November 9, 2015 Last Updated 12:18 pm

University of Missouri story tests newspaper comment policies; NYT delivers Google Cardboard to Sunday subscribers

Morning Brief: Apple will begin taking orders for the new 12.9″ iPad Pro on Wednesday, with deliveries later this week; the iPad Pro will also be in retail stores by Friday, as well

There were major stories around the globe this weekend such as the vote in Myanmar, and the news that CO2 reached record levels for the 30th year in a row. But the news story that grew seems to be drawing the most attention involves race relations at the University of Missouri.

missouri-250Faculty today may begin a two-day walkout today in support of student activists who claim the university had done little to stem racial intolerance on campus. On Sunday the school’s football team did not hold practice and there were threats that the team could refuse to play it last three games of the season unless the until university’s president, Tim Wolfe, is removed from office.

The story for papers across the nation could be simply one of observing events and reporting on what, if any, actions the university takes. But in the age of web publishing, newspapers reporting on the story become at the center of the issue. The Washington Post, for instance, which has a light moderating policy, already has over 700 comments on its story on the school, most of which could be considered bordering on racist.

“So dump the black crybabies and let the white players start. The people will love it and the blacks will realize they quit the only thing in this world they’re any good at,” one WaPo reader wrote.

(I am not a fan of WaPo comment policy.)

Update: University of Missouri System President Timothy Wolfe resigned on Monday at an emergency Board of Curators meeting.

NYT-VR-Cardboard2The New York Times delivered Google Cardboard kits to Sunday print subscribers this weekend in a promotion sure to generate huge downloads of its new NYT VR mobile app (see story on app here).

While some went on Twitter to complain that their Sunday paper was missing the Google Cardboard, many obviously received their device and downloaded the app. Reviews inside iTunes are generally positive. The biggest complaint seems to be that Google Cardboard is not designed for the larger iPhone models.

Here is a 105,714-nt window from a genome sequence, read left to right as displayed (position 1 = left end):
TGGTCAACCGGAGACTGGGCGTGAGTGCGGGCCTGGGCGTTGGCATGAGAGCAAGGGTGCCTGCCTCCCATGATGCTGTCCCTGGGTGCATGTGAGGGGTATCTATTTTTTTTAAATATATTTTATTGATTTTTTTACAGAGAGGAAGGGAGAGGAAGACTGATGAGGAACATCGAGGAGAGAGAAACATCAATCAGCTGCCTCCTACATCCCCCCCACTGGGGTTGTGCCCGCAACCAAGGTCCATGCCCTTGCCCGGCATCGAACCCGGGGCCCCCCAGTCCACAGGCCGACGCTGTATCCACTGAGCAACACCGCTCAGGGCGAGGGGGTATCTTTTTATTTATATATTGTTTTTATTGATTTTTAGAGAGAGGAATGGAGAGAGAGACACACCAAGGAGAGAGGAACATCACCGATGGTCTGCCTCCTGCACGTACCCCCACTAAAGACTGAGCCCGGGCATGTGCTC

Sadly, few media outlets bothered doing much investigating the app and its origins. The company the NYT is working with, IM360, has worked with other media outlets such as Gannett on apps. Those apps looked to have landed without much notice due to a lack of promotion, as well as good integration with editorial.

The NYT’s debut for NYT VR, on the other hand, was tied to a series of stories that appeared in The New York Times Magazine called The Displaced. While some were less than impressed with the virtual reality app or Google Cardboard, reaction to the journalism was overwhelmingly positive.


Apple said this morning that it would begin taking orders for its new iPad Pro this Wednesday, with deliveries to begin later this week. The new iPad will also be available in its retail stores by Friday, as well.

“The early response to iPad Pro from app developers and our customers has been incredible, and we’re excited to get iPad Pro into the hands of customers around the world this week,” said Philip Schiller, Apple’s senior vice president of Worldwide Marketing.

It will be interesting to see sales figures for the new 12.9 inch tablet. The base model only comes with 32 GB and is priced at $799. Two other models are available: one with WiFi-only and 128 GB of storage is priced at $949, while the only models with cellular connectivity comes with 128 GB and costs $1079.

My guess would be that design professionals would opt for 128 GB of storage and likely buy the $949 model as WiFi is so prevalent, and an iPhone owner could, in a pinch, use their device to deliver connectivity to their iPad.

Few expect the new, larger model to reverse the sales trends for the iPad. iPad sales have fallen short when compared to the same quarter the year before in seven straight quarters.

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